As the competition among Democrats vying for the party’s presidential nomination heats up, pundits are warning against taking the party “too far to the left,” or alternatively reminding readers that “centrists” are failing to connect with the party’s rank and file.
We are once again entering bullshit land, where labeling takes the place of analysis. Plop a label on a policy proposal and suddenly it is a call to arms: if the label says “left,” self-identified conservatives and centrists bristle and oppose it; if the label says “centrist” or “moderate,” it is reflexively opposed by self-identified leftists.
Needless to say, no one is considering the proposal on its merits.
This rush to categorize candidates and policies as right, left or center is not just misleading, it is lazy and often irrelevant (not every policy position can be crammed into a nice neat ideological box). This habit has irritated me for years– in fact, in 2003, I wrote about it.
Periodically, someone will respond to a column I have written with a statement beginning “well, you liberals always…” Being dismissed as a liberal always amuses me, because I hold precisely the same political values I held in 1980, when I was the Republican nominee running for Congress against Andy Jacobs, and a fair number of voters found me “too conservative.” The only thing that has changed is the label….
Well, to be fair, the GOP has also changed, galloping off to the radical far right, and pulling the “conservative” label with it. But I stand by the following paragraph:
This mania for labeling people so that we don’t have to engage with them on the validity of their ideas has accelerated during the past few years. Perhaps it is talk radio, with its tendency to reduce everything to name-calling sound-bites. Admittedly, it is much more efficient to call a woman a “feminazi” than to take the time and effort needed to discuss why her positions are untenable. And the tactic certainly isn’t limited to Republicans; Indiana’s very own Evan Bayh has solemnly warned the Democrats against the danger posed by “leftists” like Howard Dean. (I’m not quite sure when Dean’s support for gun rights, the death penalty and a balanced budget became “far left” positions. Perhaps when they were espoused by someone the Senator isn’t supporting.)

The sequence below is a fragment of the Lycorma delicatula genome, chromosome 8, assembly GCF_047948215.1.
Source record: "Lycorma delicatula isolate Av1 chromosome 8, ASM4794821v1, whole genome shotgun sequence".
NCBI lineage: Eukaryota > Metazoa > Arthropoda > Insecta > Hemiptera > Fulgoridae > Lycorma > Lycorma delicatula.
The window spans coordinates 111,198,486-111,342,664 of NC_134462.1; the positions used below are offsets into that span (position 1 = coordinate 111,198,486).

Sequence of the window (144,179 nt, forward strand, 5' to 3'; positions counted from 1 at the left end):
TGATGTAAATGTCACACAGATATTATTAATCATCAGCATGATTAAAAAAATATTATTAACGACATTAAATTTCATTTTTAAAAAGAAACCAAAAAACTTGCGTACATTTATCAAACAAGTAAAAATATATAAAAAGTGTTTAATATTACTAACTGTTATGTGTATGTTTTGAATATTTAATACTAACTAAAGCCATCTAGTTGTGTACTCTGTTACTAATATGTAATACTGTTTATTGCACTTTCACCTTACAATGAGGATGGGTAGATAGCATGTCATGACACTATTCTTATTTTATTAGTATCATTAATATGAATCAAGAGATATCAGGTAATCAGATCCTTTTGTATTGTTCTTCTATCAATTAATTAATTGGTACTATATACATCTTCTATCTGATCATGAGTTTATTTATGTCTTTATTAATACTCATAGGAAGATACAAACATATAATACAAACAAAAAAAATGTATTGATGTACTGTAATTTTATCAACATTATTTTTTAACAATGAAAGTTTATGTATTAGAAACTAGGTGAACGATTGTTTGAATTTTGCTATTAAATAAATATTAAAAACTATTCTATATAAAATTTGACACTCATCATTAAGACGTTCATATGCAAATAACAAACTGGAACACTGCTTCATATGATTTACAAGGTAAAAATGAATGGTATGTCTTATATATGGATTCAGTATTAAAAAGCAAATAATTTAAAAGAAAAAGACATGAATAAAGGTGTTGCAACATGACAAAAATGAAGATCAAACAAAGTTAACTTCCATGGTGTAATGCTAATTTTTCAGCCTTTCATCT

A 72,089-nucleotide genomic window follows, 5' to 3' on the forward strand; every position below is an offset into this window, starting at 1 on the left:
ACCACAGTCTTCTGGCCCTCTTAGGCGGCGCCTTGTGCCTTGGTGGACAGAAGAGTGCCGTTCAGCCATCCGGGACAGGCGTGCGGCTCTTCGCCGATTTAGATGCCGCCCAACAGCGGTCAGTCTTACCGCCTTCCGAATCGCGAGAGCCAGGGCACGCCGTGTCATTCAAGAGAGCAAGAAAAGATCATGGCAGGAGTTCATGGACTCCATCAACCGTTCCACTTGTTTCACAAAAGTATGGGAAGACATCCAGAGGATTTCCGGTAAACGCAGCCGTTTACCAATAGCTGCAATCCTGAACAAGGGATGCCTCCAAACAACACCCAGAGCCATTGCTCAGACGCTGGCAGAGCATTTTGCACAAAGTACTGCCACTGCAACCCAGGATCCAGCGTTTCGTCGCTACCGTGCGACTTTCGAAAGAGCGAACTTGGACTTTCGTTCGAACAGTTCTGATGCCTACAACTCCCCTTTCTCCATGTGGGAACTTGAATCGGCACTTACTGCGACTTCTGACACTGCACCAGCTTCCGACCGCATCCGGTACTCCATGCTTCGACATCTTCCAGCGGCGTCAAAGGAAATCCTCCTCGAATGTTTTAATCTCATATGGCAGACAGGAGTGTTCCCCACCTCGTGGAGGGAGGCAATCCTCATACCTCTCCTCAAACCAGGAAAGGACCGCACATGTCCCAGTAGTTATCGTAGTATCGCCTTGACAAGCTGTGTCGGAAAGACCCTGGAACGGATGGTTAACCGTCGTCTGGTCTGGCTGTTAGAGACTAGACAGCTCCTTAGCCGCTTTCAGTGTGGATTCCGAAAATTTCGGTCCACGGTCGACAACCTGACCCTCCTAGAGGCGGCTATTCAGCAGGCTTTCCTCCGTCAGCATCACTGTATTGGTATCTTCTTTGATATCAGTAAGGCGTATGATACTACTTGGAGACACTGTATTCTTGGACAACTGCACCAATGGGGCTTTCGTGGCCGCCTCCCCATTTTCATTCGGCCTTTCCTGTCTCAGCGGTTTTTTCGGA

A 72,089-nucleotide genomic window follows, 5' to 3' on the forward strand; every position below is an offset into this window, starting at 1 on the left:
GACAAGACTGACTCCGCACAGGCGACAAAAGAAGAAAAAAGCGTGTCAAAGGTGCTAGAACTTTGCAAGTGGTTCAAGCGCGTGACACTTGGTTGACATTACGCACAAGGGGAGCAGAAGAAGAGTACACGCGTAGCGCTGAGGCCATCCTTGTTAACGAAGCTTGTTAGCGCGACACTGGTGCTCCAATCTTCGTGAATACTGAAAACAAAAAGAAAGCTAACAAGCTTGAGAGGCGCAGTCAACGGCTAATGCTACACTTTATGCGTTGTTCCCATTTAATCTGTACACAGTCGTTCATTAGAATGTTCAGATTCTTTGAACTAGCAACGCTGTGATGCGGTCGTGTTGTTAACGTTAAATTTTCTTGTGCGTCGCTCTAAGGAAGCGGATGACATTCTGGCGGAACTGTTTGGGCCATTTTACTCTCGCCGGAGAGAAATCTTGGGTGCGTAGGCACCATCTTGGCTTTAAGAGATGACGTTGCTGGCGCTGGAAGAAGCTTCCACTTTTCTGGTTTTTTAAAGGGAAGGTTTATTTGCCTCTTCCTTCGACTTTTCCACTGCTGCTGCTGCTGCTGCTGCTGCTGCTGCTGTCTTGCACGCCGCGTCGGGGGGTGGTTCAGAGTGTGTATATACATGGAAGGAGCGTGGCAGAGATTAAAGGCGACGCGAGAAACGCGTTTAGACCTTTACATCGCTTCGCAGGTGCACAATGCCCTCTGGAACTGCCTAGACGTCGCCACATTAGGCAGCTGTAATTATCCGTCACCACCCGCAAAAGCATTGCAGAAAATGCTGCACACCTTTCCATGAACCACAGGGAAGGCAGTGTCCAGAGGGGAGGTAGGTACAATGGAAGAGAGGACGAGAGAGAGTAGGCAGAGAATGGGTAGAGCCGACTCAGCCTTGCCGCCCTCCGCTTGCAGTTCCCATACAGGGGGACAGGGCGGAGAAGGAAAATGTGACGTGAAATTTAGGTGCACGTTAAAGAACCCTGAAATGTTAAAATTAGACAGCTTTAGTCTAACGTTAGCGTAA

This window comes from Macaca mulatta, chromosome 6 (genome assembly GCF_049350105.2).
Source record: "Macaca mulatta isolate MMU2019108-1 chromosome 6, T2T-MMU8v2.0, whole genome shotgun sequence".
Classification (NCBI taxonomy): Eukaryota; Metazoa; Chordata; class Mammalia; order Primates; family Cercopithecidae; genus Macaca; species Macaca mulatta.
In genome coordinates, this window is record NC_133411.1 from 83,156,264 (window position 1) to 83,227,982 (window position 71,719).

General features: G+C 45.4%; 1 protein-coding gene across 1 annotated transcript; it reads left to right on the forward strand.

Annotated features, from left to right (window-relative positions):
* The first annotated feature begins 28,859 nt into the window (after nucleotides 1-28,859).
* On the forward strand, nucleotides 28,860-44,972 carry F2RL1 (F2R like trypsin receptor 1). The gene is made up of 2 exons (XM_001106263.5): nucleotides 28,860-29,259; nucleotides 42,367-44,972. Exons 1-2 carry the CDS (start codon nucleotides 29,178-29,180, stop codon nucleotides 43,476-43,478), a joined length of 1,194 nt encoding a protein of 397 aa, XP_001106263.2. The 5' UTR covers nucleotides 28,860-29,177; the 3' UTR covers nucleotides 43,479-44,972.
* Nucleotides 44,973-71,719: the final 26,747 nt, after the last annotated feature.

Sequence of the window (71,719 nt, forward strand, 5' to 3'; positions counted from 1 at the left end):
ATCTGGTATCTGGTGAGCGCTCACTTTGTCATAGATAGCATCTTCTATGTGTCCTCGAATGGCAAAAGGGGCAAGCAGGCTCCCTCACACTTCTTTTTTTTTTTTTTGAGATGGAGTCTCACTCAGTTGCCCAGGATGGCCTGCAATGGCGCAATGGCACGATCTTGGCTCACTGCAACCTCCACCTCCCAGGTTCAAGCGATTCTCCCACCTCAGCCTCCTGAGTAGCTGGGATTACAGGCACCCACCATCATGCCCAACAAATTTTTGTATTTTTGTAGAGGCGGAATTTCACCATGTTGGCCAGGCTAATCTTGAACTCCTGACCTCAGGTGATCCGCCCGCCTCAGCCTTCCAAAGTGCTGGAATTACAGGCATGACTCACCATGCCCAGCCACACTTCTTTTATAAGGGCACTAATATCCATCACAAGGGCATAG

Labelling an opponent’s proposal as “extreme” (left or right) is a tactic to undercut that proposal without actually engaging with it.
Allowing citizens to opt into Medicare (i.e. making Medicare a “public option”) or advocating expansion of the program (“Medicare for All”) are hardly proposals to dismantle capitalism. They are proposed solutions to a real and growing problem. Imposing higher marginal tax rates on the rich would return us to tax policies that used to be widely endorsed by both parties. Doing so would hardly turn America into a communist gulag.
These and other proposals may or may not be sound policy. We won’t know if we refuse to address the particulars of suggested policies and instead simply label and dismiss them.
Pundits notwithstanding, the truth of the matter is that America doesn’t really have the sort of leftists that have long been active in Europe. What passes for left-wing in the United States is moderately progressive. To the extent there is extremism in the U.S., it is on the radical right, and the most important task facing Democrats and Independents is to rid the nation of Donald Trump and Mitch McConnell.
Flinging labels at each other won’t get that done.